How to make the perfect CV for that perfect job
CV or curriculum vitae is one of the most important document you will possess in your professional life. It comprises everything; your work experience, skills, and other important details. But more importantly a good CV is also an indicator of your design and presentation skills; an extremely important skill to have in today’s world of design. Khushboo Agarwal, Asst. Prof. in Jhulelal Institute of Architecture, Nagpur has some pointers that will not only help your CV look good but also increase your chances of getting that dream job. Read on.
It’s ok to have white spaces.
It’s not necessary to fill in each and corner of your portfolio with something. Many people put in the background image which is absolutely fine, only if it doesn’t conflict with your content. But do not waste your time struggling to find the right image for the background thinking that ‘the white space’ won’t look good and your folio will look empty cause of that! Do not stress yourself if you don’t have the background. You need that white space so that your content can be read clearly and it’s not chaotic.
Have a cover page.
The very first page of your portfolio doesn’t have to start with the index or CV. Have a cover which can be an image of best view of your best work, some photograph you clicked, some sketch, nicely rendered plan, some collage, design process sketches/views or anything else which you would really love people to see! Just take care of colors. Don’t have colors which don’t go with color scheme of your folio. And yes, it should mention your name and qualification. Something like magazine covers.
Limit the number of pages.
Do not have 30 pages in your portfolio! The person looking at your portfolio will not have the patience to go through 30 pages! He will lose the interest, and having so many pages will only increase the size (mb) of your folio. Also, communicating maximum information in minimum space is a skill; one that is liked by employers across the board. Have a single page CV ONLY. Do not let it spill over to the second page in any case. And yes, having a cover image doesn’t mean that you wasted a page. Classifying the number of things you would like to show and dedicate them number of pages as per the importance and details you want to show.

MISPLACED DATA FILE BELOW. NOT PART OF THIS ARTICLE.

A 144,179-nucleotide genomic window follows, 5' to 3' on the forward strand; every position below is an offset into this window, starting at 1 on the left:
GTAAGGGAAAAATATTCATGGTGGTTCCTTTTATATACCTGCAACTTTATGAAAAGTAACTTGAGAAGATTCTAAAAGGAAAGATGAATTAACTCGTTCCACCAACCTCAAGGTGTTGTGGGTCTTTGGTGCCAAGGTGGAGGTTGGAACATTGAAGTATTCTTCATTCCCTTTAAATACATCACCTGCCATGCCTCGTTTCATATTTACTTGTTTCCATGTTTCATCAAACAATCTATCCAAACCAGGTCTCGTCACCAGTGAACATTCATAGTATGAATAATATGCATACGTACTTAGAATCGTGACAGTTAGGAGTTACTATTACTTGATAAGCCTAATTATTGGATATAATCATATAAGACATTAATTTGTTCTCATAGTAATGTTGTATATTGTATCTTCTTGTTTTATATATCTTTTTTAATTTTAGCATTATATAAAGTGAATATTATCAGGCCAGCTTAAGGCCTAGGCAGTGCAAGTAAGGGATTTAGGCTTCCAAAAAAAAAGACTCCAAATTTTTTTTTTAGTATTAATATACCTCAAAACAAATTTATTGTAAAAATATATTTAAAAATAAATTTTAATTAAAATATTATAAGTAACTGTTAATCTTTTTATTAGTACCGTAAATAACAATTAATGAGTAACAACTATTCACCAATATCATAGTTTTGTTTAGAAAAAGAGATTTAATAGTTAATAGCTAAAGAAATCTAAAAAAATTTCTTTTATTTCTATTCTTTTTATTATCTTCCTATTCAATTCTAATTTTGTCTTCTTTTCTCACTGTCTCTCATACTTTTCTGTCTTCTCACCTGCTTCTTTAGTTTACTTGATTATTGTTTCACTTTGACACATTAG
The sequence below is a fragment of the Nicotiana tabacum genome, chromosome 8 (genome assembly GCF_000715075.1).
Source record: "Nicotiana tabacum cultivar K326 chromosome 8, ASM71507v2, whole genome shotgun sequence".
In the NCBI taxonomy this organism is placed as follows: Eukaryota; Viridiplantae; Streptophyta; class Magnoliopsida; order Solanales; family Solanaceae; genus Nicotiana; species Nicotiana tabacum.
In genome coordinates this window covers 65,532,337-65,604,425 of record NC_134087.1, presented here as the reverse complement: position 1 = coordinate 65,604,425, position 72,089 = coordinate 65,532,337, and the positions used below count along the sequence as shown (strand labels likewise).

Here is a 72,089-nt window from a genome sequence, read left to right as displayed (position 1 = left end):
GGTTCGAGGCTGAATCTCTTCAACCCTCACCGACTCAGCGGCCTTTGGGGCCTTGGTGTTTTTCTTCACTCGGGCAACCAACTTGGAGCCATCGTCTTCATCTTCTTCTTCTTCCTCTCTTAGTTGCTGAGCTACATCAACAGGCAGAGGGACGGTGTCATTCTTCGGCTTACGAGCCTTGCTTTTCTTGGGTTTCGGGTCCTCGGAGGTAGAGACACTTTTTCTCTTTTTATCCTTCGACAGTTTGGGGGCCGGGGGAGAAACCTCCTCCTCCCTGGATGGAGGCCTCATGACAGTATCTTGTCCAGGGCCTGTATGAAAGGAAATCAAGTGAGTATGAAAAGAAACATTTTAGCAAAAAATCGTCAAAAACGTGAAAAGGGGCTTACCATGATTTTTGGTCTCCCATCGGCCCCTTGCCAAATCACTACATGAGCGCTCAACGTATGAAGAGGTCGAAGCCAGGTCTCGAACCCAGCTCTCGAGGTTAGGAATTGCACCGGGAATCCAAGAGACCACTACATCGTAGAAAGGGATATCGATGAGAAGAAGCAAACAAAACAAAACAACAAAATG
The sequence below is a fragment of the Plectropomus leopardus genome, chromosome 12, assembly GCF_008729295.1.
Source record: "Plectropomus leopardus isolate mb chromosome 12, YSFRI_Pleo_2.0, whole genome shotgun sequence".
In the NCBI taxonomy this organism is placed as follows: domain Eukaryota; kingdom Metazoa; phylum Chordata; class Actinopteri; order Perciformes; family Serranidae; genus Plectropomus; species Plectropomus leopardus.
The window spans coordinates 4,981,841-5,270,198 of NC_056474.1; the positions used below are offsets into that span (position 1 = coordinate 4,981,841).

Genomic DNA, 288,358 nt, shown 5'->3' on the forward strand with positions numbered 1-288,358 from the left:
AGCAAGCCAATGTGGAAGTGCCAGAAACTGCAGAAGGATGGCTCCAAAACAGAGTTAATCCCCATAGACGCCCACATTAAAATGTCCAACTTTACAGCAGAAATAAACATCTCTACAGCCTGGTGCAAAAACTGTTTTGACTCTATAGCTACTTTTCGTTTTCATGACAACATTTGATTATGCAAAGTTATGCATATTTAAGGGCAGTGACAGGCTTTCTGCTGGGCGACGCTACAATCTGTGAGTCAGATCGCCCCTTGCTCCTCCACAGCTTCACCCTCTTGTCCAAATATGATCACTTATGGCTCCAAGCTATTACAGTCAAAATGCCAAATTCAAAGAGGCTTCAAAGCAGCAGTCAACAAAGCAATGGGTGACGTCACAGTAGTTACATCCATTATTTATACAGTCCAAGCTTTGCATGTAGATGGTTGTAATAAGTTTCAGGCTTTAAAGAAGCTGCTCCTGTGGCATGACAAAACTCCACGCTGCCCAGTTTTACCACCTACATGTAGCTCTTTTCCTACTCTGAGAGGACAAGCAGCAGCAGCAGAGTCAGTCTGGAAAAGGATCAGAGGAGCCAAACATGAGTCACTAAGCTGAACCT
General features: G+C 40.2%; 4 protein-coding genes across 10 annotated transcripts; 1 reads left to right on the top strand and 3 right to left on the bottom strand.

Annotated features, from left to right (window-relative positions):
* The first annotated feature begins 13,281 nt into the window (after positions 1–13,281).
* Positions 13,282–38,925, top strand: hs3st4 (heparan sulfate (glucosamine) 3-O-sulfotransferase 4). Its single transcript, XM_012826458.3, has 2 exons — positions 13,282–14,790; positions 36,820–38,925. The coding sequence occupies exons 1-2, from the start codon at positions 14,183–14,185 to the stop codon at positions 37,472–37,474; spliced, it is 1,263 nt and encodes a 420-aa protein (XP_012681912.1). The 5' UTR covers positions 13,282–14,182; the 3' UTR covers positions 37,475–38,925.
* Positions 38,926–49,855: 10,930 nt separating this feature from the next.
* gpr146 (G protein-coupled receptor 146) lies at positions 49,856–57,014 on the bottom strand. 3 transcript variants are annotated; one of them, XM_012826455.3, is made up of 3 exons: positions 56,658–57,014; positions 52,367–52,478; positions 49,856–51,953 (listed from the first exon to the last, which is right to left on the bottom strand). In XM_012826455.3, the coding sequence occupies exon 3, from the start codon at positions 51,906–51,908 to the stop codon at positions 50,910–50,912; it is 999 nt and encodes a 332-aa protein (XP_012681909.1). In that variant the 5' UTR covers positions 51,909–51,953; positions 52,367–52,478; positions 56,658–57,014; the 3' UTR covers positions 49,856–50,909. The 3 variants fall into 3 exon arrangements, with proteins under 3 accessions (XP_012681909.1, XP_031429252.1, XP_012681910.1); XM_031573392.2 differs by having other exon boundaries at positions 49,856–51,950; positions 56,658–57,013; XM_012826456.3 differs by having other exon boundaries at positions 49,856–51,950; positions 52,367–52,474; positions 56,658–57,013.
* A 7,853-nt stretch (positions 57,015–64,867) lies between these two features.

Use online portfolio links
Go one step further and use online platforms to upload your portfolio. This indicates different thinking and adaptability to new technological tools. However, first you need to check whether the platform is easy to use for the viewer. Does it zoom in and out easily, is it easy to flip through the pages, and does it uploads fast while viewing. Again, it will depend not only on the size of your folio and images but also on the host! Few websites that you can use include are –
You can also have webpage on some websites which can really help the viewer to see you work in an organized manner.
Have images in good resolution but beware of the size
Have images with good resolution. A de-pixelated portfolio is a big turn off. But also remember that very high resolution images will make your folio heavy. Size of your folio can be 15MB max! If you put images with 72 DPI, it usually gets depixeled. It also depends on how much you stretch images. If you want to have bigger image then 300 DPI can be good but it will make your folio heavy. Average size images you can be 150 DPI.